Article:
[Editor's note: The original version of this story misspelled Ms. Rosenstein's name.]
That conversation often starts with learning to not blame the victim. That played out in Steubenville, where people started disparaging the victim on social media – something that prosecutors say is still going on today.
“In cases where the victim knows her assailant and engages in any behavior that those in power deem as ‘provoking the assault,’ such as dressing or acting provocatively or drinking excessively, the case is less likely to be taken seriously and, if prosecuted, is less likely to result in a conviction,” says Kathleen Bogle, a sociologist at La Salle University in Philadelphia and author of “Hooking Up: Sex, Dating, and Relationships on Campus.”
According to the Ohio Domestic Violence Network, 90 percent of acquaintance rapes involve alcohol. Drinking while driving became stigmatized through public education efforts sustained over a long period of time. Ms. Bogle says that the same effort needs to be directed at the link between alcohol and sexual violence, because many young people are prone to believe that consent is assumed and that the victim invited the assault because she was drinking.
“The hook-up culture is linked to drinking and it’s a really awkward thing to teach about, especially on college campuses and high schools where kids are not supposed to be drinking at all. The finer points of how to drink and have sex responsibly is not exactly a topic that educators are willing to take on,” she says.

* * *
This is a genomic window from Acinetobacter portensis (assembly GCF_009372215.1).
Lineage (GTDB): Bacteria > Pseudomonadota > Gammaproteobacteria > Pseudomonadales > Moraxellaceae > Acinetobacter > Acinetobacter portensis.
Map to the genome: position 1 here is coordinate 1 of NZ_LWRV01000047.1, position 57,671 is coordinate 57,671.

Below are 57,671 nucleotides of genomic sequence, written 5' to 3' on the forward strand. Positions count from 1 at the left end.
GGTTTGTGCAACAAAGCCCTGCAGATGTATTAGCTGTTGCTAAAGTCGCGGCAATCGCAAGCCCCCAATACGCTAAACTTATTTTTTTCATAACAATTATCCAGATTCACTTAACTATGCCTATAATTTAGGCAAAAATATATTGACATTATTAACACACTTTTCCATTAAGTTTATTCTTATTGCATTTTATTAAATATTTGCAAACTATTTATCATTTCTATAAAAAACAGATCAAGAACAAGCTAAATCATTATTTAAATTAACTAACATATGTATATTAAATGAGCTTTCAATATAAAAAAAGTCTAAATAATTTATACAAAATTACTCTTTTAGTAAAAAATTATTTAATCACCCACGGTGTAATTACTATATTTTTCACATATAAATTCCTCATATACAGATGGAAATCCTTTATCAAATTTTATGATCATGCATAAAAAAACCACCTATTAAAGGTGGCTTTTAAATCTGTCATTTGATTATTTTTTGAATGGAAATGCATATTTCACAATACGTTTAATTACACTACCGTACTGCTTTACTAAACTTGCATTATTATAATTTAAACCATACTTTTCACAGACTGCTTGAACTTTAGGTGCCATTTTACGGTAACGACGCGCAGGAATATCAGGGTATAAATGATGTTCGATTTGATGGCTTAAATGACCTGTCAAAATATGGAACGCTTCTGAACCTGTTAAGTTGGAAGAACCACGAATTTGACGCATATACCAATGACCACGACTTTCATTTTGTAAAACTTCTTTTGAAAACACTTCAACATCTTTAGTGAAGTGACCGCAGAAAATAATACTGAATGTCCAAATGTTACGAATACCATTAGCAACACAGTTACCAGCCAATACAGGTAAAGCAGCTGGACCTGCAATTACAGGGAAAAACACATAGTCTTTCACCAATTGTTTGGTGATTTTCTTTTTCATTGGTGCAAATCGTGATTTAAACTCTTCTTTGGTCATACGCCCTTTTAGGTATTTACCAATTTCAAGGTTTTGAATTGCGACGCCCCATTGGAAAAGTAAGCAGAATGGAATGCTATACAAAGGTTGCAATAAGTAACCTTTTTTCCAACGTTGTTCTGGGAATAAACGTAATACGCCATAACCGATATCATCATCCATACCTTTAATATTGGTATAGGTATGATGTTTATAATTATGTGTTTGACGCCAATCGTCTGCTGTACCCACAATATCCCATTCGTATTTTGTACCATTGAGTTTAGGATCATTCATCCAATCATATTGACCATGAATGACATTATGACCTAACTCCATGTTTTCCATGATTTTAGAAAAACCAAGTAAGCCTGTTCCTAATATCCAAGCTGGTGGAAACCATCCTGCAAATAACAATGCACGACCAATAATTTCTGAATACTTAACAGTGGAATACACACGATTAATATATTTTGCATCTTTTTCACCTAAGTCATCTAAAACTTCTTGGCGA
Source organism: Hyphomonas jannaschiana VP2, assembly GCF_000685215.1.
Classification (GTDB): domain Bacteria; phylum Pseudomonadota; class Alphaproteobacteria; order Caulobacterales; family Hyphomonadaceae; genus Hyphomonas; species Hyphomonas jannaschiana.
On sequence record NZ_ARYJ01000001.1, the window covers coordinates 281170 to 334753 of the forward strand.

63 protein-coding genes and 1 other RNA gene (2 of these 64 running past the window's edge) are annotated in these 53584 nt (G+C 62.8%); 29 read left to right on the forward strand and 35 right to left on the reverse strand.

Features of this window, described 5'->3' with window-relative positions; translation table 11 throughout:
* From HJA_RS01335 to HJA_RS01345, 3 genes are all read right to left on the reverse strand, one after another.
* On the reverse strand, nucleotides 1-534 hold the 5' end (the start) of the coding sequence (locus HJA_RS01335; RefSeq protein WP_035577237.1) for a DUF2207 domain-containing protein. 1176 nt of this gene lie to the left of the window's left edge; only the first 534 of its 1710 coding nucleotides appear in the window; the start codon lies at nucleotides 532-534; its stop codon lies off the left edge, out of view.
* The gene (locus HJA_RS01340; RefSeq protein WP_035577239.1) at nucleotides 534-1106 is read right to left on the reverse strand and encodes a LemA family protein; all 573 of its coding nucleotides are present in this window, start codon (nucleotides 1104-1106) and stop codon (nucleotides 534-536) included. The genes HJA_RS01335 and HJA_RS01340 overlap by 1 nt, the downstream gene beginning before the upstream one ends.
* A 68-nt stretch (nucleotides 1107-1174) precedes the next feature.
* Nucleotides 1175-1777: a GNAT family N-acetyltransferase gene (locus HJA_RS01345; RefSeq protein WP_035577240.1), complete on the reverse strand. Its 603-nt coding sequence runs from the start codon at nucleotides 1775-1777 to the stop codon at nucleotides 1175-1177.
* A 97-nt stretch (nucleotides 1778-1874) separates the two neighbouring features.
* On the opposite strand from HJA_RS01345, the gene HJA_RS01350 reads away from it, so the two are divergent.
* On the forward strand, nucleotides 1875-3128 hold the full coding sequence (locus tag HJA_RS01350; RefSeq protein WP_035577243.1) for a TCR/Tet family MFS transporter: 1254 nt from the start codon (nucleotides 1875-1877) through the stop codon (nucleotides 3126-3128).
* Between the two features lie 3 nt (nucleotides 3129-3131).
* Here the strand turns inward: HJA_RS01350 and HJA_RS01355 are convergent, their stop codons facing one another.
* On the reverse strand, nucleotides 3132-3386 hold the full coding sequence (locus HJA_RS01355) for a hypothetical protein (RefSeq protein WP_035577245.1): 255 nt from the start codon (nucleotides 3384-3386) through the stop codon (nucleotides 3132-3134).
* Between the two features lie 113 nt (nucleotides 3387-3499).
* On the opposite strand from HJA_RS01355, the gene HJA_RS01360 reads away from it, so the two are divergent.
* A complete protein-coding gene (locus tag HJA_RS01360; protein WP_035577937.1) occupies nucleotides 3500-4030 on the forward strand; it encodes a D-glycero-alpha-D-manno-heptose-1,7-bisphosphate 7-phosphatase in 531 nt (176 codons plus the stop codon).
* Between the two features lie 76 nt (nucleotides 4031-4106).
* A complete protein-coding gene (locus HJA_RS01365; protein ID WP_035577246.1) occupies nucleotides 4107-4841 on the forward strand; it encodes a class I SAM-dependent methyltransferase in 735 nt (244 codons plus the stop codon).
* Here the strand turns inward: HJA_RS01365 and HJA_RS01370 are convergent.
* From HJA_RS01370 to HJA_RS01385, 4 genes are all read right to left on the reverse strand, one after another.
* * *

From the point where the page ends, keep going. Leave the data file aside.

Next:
A deeper issue, however, could be shifting attitudes toward sex. For many youths, sex no longer carries the expectation of dating or a deeper relationship, as it did decades ago. Hypersexualized videos, films, and television shows portray sex as “anonymous, impersonal, and undertaken without commitment,” says Charles Camosy, assistant professor of Christian Ethics at Fordham University in New York City.
[Editor's note: The original version of this story misspelled Mr. Camosy's name.]
“The kind of sexual encounter presumed by our hook-up culture is virtually indistinguishable from a scene in a porn movie” and “its default expectation is that both people will mutually use each other’s bodies for pleasure” no matter the consequences, he adds.
Without some forum for discussing these societal images and counteracting their influence, teens’ sense of right and wrong can be obscured.
“Students should have the opportunity to have conversations about media literacy and the understanding that what we see in the media is not always a great reflection of consent,” says Ms. Rosenstein of Advocates for Youth.
Katie Hanna, executive director of the Ohio Alliance to End Sexual Violence, was present in the courtroom, says that the failure of bystanders to know what the right response was – and how to act – defined the Steubenville tragedy. “It was pretty clear people who saw what happened knew something was wrong but didn’t do anything.”